New year. No resolutions.

Welcome to 2020. A new year. The start of a new decade. The magical time of the year when most folks sit down and make a list of things that they have no real intention of doing during the year. Let be honest. Most resolutions are half baked at best. I ran across an article that lamented that 80% of people fail to achieve their New Year’s resolutions. And most people lose their resolve by mid-February. Really? Mid-February is the best that most people can do? Absolutely. Making resolutions sucks all the joy and passion out of the process if learning and growing.

Now I’ve posted before that failure is a good thing because it gives us something to learn from. At the same time, setting yourself up to fail with a resolution that you won’t or can’t actually achieve doesn’t really give you much useful to learn from. I think that the whole “resolution” thing at the beginning of the year is pointless.

  • First. It just seems arbitrary in general. The first of the year is just another date on the calendar. There isn’t any real significance to it. Its one more trip around for the planet, but that’s about it. There isn’t anything special or magical on the 1st of January that’s going to help you accomplish your resolutions any better than any other day of the year.
  • Second. Most folks aim too high. We resolve to make massive major changes in our lives. Mostly we just doom ourselves to fail. We resolve to do things we have never done before, or massive life changes. Tough stuff. Stuff that we wouldn’t really consider doing any other time of the year. But come Jan 1, we convince ourselves that we can totally make this happen. Yeah. Nice try Skippy. If you haven’t been going to the gym all year long, resolving to go this year probably isn’t going to change that.
  • Third. The focus is all wrong. We generally focus on the things that we feel are wrong with us that need to be fixed. The broken parts that we think we need to change. The things that we feel we are deficient at. So our resolutions are focused on negative things to begin with. That’s not helpful. Its easier to change if you want to because you are passionate about the thing you want to do.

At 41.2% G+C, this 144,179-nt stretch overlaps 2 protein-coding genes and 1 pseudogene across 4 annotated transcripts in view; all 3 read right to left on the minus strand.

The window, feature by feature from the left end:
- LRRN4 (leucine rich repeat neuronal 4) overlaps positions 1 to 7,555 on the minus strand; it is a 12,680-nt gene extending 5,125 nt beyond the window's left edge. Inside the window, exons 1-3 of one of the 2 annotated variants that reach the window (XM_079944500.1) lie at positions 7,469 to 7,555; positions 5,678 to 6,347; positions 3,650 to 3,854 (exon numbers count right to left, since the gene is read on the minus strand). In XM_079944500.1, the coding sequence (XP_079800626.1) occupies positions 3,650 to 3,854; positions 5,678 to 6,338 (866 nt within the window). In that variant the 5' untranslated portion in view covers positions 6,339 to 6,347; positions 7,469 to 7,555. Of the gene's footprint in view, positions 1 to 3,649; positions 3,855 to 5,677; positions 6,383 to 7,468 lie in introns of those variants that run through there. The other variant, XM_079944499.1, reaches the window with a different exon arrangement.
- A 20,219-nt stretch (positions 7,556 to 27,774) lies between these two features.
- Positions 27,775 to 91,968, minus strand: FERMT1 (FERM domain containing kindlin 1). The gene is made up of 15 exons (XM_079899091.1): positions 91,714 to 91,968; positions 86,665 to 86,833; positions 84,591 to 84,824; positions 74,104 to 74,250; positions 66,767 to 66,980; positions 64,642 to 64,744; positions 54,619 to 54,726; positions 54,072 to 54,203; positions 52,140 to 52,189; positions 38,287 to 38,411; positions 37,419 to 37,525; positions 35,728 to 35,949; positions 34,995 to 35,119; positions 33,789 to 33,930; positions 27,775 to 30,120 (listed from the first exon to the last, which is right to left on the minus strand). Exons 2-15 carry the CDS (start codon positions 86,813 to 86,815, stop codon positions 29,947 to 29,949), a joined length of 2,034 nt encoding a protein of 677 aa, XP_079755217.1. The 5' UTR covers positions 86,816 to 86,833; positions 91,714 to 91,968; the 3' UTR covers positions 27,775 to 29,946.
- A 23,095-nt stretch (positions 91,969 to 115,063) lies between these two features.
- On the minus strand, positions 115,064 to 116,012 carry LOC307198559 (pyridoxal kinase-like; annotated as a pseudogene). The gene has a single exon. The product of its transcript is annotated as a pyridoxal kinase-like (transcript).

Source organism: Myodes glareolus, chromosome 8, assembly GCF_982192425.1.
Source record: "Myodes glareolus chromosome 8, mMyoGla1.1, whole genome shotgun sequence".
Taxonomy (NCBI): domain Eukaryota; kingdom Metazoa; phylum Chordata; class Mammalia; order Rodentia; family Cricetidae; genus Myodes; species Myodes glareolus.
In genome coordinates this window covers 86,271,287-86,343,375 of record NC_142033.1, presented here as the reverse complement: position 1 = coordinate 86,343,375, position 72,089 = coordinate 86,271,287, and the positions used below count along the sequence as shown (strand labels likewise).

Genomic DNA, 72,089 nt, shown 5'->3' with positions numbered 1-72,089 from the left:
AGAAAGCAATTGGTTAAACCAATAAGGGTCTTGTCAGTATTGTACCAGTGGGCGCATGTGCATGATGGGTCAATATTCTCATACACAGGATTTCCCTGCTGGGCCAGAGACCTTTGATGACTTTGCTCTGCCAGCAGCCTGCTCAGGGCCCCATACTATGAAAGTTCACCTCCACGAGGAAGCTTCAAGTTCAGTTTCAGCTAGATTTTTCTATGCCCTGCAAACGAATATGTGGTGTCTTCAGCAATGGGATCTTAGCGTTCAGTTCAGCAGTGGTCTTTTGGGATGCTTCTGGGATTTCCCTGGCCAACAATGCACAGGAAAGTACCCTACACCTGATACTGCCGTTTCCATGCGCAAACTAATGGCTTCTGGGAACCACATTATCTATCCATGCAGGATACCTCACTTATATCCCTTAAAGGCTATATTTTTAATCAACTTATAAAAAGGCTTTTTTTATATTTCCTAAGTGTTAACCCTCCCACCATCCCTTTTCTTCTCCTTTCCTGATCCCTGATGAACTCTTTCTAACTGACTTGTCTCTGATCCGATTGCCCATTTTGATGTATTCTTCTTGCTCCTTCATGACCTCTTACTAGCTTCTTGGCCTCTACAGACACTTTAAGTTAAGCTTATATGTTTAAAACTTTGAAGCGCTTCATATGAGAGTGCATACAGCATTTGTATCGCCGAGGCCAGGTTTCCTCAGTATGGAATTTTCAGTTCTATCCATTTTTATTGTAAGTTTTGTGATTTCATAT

• Fourth. We give ourselves a fixed deadline which creates an artificial pressure to succeed. Its a New Years resolution. We have to do another one next year, so we have to get this one DONE this year. And that can make it feel like work or drudgery or a obligation. That’s not helpful either.

I’d rather use my time to focus on small incremental changes in my life. It makes more sense to me to focus on what I can do tomorrow rather than what I want to accomplish this year. Priorities change over time. And lots can happen in a year. Life often gets in the way so you need to be able to adjust what you are doing. Why not focus on what you want to do today, and what you want to improve for tomorrow. Start with the first step, and approach it realistically day by day. You can still make big changes in your life, just give yourself the time to do it right. You want to learn a language. Great. Do it because you want it, because it sparks a passion within you. Don’t do it because you resolved to do it this year. Habits are easier to build if you are energized and engaged in the process. Just do something today. Then if you enjoyed it, do it again tomorrow. Repeat that process every day and before you know it you have a habit and you have progress.

That’s why I’m not making resolutions. I’m setting goals instead. Small ones. Goals that I can accomplish in the short term. Then I can take the win, feel good about myself for accomplishing my goal, and then use that momentum to set a new goal. That’s how you move forward. I still have big goals that I want to accomplish. But I’m not concentrating on those big goals. I’m working on little tiny parts of them. If I can accomplish those little tiny goals, then the bigger goal takes care of itself. I have a bunch of things that I want to do and accomplish. But I’m taking them one day at a time. I’m eating the proverbial elephant one bite at a time.

What do I want to accomplish today? What do I want to do tomorrow? What about this week? That’s what I’m focusing on. I’ll deal with next week when it comes.

So if you are determined to make a resolution for the new year, why not just resolve to take the year one day at a time and work a little each day on things that you care about? That’s a resolution that you can actually accomplish.

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